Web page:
Florence dog attack leads to first “Emily’s Law” investigation
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FLORENCE, Alabama – A tragic 2017 dog attack in Jackson County changed the way Alabama’s court system punishes vicious pet owners. “Emily’s Law” was passed by the state legislature in the last session and came into effect on June 1.st. The first investigation under this new law is currently taking place in Florence.
Late last week, police said Rose Holt was in her yard when two pit bulls attacked her. Investigators say they escaped from their enclosure just two houses away.
“This is something that we law enforcement have dealt with for a number of years, and our response before ‘Emily’s Law’ is that as a rule, a dog bite or a vicious attack is a civil matter, ”said Captain Brad Holmes of the Florence Police Department.
According to Captain Holmes, they are leading the first “dangerous dog investigation” in the state.
“Emily’s Law now sets a clear path for us to prosecute; so that we can determine whether an animal is dangerous or not before an attack occurs.
Holmes says if a citizen does not feel safe after contact with an animal, Emily’s Law allows police to investigate even before an attack occurs. They then present their findings to a judge.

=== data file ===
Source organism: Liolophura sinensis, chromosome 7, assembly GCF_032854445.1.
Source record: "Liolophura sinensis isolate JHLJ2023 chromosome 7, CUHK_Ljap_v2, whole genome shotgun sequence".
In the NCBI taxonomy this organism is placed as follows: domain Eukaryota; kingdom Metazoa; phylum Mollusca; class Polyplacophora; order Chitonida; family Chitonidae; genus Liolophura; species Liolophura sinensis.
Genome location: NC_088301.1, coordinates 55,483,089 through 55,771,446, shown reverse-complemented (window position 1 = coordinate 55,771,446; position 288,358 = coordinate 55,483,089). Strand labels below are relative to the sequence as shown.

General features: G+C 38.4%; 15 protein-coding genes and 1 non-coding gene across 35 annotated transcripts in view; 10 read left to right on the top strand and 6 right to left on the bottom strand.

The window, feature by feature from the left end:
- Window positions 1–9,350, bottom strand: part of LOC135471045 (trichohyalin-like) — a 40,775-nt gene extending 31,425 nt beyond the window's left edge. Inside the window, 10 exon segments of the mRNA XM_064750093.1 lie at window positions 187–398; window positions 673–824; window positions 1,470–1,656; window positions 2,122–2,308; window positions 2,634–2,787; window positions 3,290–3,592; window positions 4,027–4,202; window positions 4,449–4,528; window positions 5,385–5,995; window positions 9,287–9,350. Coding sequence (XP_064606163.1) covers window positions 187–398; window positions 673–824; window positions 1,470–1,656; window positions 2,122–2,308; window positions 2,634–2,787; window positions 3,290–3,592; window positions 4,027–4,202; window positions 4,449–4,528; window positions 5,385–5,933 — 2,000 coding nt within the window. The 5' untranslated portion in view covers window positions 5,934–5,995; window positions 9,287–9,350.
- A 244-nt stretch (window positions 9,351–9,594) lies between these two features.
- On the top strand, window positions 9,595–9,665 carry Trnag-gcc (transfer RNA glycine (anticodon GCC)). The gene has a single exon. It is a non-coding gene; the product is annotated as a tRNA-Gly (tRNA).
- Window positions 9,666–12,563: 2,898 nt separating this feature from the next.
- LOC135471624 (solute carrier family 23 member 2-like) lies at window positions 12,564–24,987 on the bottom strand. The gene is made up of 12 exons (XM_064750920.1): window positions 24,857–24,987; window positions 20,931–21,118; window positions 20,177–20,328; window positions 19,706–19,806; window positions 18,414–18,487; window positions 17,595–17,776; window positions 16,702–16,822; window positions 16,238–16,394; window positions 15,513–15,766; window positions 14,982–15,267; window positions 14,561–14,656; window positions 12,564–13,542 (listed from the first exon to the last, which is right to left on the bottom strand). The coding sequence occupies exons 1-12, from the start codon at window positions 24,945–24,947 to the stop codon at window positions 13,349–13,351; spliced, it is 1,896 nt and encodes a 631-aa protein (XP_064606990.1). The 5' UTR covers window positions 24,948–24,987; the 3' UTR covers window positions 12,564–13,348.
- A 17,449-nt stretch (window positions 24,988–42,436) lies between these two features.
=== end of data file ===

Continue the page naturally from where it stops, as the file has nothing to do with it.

“The court has one of two options,” Holmes said. “The court can decide that the animal is not dangerous and return it to its owner, or and that is before an attack, a court can determine that the animal is dangerous and if the court decides that, then there is has a number of things the owner must do.
These guidelines are expressly set out in the law:
- The dog must be spayed or neutered.
- The dog must be microchipped.
- The dog should be kept in a locked enclosure that not only has four sides, but a concrete top and bottom (or a fence that extends at least 2 feet into the ground).
- The owner must pay an annual dangerous dog registration fee of $ 100.
- The owner must obtain a $ 100,000 bond that covers dog bites, injuries or death caused by the dog.
Captain Holmes went on to say, “If during or before the matter goes to court the owner signs a discharge to Animal Services, the matter stops and the animals are humanely euthanized. This set of events does not prevent the victim (s) from seeking civil action against the owner of the dog.
Under the new law, criminal charges only apply after a judge has deemed the animal a danger and attacks, or the owner is aware of the animal’s tendencies and has not taken the necessary precautions to keep it confined. Both incidents can lead to felony charges.
Rose Holt is still recovering in hospital after numerous bites.
Holmes added: “This specific case involves two dogs, one of the animals is in the care of the Florence / Lauderdale Animal Shelter. The second animal that was shot in the attack by a passerby has been transported out of our county for treatment and efforts will be made to transfer this animal to our care once the treatment is complete.
No date has yet been set for a hearing with the dog’s owners.
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